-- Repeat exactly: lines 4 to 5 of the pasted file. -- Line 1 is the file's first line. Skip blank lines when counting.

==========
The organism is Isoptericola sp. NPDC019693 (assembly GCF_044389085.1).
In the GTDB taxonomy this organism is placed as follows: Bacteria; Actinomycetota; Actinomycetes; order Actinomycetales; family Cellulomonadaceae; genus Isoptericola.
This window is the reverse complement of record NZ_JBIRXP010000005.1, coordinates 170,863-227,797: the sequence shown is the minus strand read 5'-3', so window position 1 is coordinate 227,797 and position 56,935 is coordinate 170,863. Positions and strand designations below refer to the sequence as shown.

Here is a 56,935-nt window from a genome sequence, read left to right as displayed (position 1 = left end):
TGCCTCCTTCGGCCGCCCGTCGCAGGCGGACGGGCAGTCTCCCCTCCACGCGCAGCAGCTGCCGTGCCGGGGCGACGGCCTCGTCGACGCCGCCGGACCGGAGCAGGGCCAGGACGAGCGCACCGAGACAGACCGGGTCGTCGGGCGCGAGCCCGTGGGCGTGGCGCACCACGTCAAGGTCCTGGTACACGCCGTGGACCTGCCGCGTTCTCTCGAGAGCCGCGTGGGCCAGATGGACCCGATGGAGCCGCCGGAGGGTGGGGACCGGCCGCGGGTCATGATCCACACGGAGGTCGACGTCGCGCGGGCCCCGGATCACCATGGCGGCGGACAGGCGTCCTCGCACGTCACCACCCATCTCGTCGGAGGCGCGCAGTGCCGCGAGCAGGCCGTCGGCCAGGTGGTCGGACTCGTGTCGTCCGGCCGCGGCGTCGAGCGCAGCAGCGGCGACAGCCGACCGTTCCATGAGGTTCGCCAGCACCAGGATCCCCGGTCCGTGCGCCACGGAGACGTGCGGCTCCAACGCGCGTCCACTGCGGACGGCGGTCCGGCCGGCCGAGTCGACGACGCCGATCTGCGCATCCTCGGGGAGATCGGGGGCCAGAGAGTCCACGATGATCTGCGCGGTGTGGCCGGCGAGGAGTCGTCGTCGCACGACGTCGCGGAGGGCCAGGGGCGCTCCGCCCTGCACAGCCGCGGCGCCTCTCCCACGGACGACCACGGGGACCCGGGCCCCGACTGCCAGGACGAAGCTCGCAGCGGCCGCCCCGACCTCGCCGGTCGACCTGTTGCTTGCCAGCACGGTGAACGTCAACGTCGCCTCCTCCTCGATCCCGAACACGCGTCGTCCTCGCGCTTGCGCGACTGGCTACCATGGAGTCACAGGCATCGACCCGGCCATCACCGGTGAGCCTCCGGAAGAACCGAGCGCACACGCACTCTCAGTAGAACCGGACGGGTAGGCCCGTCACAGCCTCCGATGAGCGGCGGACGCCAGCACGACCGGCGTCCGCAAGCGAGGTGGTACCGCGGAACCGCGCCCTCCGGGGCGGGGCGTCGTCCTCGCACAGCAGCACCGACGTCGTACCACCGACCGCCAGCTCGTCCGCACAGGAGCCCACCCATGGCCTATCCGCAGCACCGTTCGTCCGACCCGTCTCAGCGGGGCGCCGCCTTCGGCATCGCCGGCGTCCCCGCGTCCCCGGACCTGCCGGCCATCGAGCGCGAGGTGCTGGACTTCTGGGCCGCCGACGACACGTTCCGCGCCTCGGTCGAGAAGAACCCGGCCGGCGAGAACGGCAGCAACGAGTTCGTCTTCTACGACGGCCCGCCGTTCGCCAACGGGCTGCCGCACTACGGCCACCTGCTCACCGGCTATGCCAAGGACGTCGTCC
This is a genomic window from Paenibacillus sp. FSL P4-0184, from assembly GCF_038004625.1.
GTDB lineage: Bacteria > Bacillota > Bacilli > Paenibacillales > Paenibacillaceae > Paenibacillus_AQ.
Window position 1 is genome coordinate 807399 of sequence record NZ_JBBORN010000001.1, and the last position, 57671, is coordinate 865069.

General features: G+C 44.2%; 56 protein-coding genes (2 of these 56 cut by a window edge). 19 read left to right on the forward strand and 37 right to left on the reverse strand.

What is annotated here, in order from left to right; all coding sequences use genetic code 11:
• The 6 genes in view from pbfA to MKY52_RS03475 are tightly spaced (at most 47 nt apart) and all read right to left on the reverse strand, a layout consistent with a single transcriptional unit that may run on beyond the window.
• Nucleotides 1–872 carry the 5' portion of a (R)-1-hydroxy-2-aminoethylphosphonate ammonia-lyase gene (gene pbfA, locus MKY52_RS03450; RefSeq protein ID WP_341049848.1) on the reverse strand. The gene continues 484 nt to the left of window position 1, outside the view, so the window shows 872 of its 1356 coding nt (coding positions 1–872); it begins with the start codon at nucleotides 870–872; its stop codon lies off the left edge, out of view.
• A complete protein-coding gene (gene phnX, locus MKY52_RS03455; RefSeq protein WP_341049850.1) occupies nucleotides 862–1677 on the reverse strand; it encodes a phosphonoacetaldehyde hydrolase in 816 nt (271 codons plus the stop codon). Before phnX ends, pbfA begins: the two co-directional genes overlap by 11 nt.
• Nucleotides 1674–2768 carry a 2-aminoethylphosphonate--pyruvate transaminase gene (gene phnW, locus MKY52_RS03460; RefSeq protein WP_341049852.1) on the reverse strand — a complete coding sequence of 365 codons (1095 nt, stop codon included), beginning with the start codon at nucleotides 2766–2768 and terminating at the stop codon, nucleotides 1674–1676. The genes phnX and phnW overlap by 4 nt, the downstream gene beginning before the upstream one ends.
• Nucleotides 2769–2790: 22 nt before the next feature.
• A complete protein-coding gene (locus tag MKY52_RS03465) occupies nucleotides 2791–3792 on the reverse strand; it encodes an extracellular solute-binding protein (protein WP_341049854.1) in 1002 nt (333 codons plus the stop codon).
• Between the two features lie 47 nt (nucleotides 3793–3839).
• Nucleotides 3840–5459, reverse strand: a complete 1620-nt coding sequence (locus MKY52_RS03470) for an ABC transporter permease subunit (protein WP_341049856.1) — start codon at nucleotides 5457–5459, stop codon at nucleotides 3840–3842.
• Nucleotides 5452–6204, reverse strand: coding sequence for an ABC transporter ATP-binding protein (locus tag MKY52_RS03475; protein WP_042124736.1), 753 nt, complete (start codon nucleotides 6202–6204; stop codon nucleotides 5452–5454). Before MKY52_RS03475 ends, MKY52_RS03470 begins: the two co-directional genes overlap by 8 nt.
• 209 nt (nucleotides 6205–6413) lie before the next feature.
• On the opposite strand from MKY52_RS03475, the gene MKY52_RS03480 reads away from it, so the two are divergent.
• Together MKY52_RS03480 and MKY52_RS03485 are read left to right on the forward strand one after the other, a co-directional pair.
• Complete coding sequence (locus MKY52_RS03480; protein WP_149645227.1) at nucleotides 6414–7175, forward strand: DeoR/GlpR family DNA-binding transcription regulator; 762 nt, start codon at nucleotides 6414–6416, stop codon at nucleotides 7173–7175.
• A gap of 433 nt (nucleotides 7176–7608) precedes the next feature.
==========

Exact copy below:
Here is a 56,935-nt window from a genome sequence, read left to right as displayed (position 1 = left end):
TGCCTCCTTCGGCCGCCCGTCGCAGGCGGACGGGCAGTCTCCCCTCCACGCGCAGCAGCTGCCGTGCCGGGGCGACGGCCTCGTCGACGCCGCCGGACCGGAGCAGGGCCAGGACGAGCGCACCGAGACAGACCGGGTCGTCGGGCGCGAGCCCGTGGGCGTGGCGCACCACGTCAAGGTCCTGGTACACGCCGTGGACCTGCCGCGTTCTCTCGAGAGCCGCGTGGGCCAGATGGACCCGATGGAGCCGCCGGAGGGTGGGGACCGGCCGCGGGTCATGATCCACACGGAGGTCGACGTCGCGCGGGCCCCGGATCACCATGGCGGCGGACAGGCGTCCTCGCACGTCACCACCCATCTCGTCGGAGGCGCGCAGTGCCGCGAGCAGGCCGTCGGCCAGGTGGTCGGACTCGTGTCGTCCGGCCGCGGCGTCGAGCGCAGCAGCGGCGACAGCCGACCGTTCCATGAGGTTCGCCAGCACCAGGATCCCCGGTCCGTGCGCCACGGAGACGTGCGGCTCCAACGCGCGTCCACTGCGGACGGCGGTCCGGCCGGCCGAGTCGACGACGCCGATCTGCGCATCCTCGGGGAGATCGGGGGCCAGAGAGTCCACGATGATCTGCGCGGTGTGGCCGGCGAGGAGTCGTCGTCGCACGACGTCGCGGAGGGCCAGGGGCGCTCCGCCCTGCACAGCCGCGGCGCCTCTCCCACGGACGACCACGGGGACCCGGGCCCCGACTGCCAGGACGAAGCTCGCAGCGGCCGCCCCGACCTCGCCGGTCGACCTGTTGCTTGCCAGCACGGTGAACGTCAACGTCGCCTCCTCCTCGATCCCGAACACGCGTCGTCCTCGCGCTTGCGCGACTGGCTACCATGGAGTCACAGGCATCGACCCGGCCATCACCGGTGAGCCTCCGGAAGAACCGAGCGCACACGCACTCTCAGTAGAACCGGACGGGTAGGCCCGTCACAGCCTCCGATGAGCGGCGGACGCCAGCACGACCGGCGTCCGCAAGCGAGGTGGTACCGCGGAACCGCGCCCTCCGGGGCGGGGCGTCGTCCTCGCACAGCAGCACCGACGTCGTACCACCGACCGCCAGCTCGTCCGCACAGGAGCCCACCCATGGCCTATCCGCAGCACCGTTCGTCCGACCCGTCTCAGCGGGGCGCCGCCTTCGGCATCGCCGGCGTCCCCGCGTCCCCGGACCTGCCGGCCATCGAGCGCGAGGTGCTGGACTTCTGGGCCGCCGACGACACGTTCCGCGCCTCGGTCGAGAAGAACCCGGCCGGCGAGAACGGCAGCAACGAGTTCGTCTTCTACGACGGCCCGCCGTTCGCCAACGGGCTGCCGCACTACGGCCACCTGCTCACCGGCTATGCCAAGGACGTCGTCC